Thursday, July 20, 2006

The storms of Tuesday July 18, 2006

The storms that occurred on the afternoon of July 18th were probably the most severe that have affected southeastern Arizona so far in July. There were no severe storm outlooks or watches issued for southeast Arizona on this day, although the local NWS Office was very busy issuing warnings for dust, severe storms and then flash flooding.

We were in Phoenix most of the day and during our drive back we saw and experienced some very wild weather. Car thermometer was registering 114F as we left Phoenix. As we were approaching Picacho Peak, a strong tstm cell off the north end of the Picacho Mountains threw out a macro burst/haboob that moved from northeast toward the southwest. When we got to this duster the visby was only down to 1 to 2 miles across the interstate. However, a very intense storm somewhere to south of Marana, over the Avra Valley, produced a huge haboob - CLICK HERE to see two photos we took as the dust cloud approached, also shown is a web cam photo of one of the storm cells over north Tucson at 5 pm MST. The haboob photos were taken at about 4:20 pm near Red Rock, Arizona, from the shoulder of I-10. Visby went to zero for a short period; wind gusts from the south were in the range 40 to 60 mph; there was chaos on the interstate; and there was a five car pile-up just down the way from us. During trip back to Tucson temperature ranged from 114F on south side of Phoenix to 76F just north of Tucson. Only 0.10" in the rain gauge here at house. But, I guess that I should leave town more often, since my presence seems to be a strong suppressant!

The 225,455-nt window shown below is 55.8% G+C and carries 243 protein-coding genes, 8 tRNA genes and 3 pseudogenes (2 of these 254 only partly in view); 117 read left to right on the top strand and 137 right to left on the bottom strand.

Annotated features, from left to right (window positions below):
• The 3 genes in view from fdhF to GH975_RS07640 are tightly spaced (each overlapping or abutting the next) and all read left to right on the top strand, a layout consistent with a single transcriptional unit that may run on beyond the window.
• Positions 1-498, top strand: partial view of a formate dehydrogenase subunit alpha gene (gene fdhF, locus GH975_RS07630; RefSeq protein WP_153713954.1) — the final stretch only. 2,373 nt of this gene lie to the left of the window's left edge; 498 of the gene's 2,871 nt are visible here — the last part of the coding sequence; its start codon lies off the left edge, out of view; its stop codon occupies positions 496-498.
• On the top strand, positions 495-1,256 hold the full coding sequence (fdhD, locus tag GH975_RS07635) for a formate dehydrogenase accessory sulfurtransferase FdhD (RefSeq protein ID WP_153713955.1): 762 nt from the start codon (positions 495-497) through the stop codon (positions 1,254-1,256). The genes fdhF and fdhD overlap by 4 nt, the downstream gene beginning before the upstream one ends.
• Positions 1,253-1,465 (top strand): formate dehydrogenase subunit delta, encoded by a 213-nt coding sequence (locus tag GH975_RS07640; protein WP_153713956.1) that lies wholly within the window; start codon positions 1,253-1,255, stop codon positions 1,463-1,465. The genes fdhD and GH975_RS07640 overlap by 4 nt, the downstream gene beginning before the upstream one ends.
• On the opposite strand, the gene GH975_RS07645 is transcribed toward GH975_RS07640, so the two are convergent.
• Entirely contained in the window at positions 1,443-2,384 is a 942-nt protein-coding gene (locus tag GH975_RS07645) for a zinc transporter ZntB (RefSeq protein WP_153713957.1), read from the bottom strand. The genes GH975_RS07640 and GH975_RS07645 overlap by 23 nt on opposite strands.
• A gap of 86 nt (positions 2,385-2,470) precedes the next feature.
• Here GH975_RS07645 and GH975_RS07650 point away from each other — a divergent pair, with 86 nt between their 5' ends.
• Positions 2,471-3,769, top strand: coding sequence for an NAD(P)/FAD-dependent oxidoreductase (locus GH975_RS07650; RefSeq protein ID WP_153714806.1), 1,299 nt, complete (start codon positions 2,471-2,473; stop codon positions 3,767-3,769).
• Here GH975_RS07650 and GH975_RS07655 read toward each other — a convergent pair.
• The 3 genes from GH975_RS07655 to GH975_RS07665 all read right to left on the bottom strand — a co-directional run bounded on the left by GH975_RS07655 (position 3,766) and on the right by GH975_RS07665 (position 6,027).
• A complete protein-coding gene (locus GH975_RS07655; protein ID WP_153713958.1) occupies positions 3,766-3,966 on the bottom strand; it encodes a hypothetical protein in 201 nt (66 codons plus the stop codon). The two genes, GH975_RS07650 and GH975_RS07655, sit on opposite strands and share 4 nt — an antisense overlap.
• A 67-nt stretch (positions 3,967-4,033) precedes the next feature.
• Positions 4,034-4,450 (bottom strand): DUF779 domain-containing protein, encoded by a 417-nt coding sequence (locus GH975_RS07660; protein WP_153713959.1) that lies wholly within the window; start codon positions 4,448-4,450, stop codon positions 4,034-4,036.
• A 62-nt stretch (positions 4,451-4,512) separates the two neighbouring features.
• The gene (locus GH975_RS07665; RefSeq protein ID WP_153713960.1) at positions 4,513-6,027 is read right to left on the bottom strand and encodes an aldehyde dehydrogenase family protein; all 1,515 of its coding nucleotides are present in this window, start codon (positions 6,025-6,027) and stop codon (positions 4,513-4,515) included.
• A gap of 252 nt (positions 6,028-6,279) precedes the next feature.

2 comments:

  1. I had 0.99 inch of rain at our house at Naranja and La Cholla in the late afternoon of the 18th. I didn't know any significant rain had fallen there as I drove home from work by the airport. About 1 mile from home, dips started to be wet. WIthin 3 blocks of our home, Naranja was blocked by deep flowing water, then I tried two other flooded roads that had running water up to a foot or two feet deep, including small rocks. It took 30 minutes to find a safe path home. It was the longest delay finding a way home in 5 years.

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  2. Anonymous5:46 PM

    Bob,

    Glad to see you posted your images to the BLOG. As I mentioned in the private reply, those are wicked looking dust bombs. You were fortunate not to have been part of one of those wrecks, on the receiving end.

    I addition to the links I sent on the 21 May 1 chase accounts of the KS haboob, here's the link to the Lubbock area haboob about a month ago, from NWS LBB:
    http://www.srh.noaa.gov/lub/climate/Local_interest_events/2006/wind_06222006/wind_event_06222006.html

    Hopefully the wrapping text will display. If not, just go to the NWS Lubbock main page and there's a link at upper right.

    ===== Roger =====

    p.s. -- I do have an account with this BLOGging outfit but lost my password...so for the time being it may show up as "Anonymous." Of course I sign all entries anyway.

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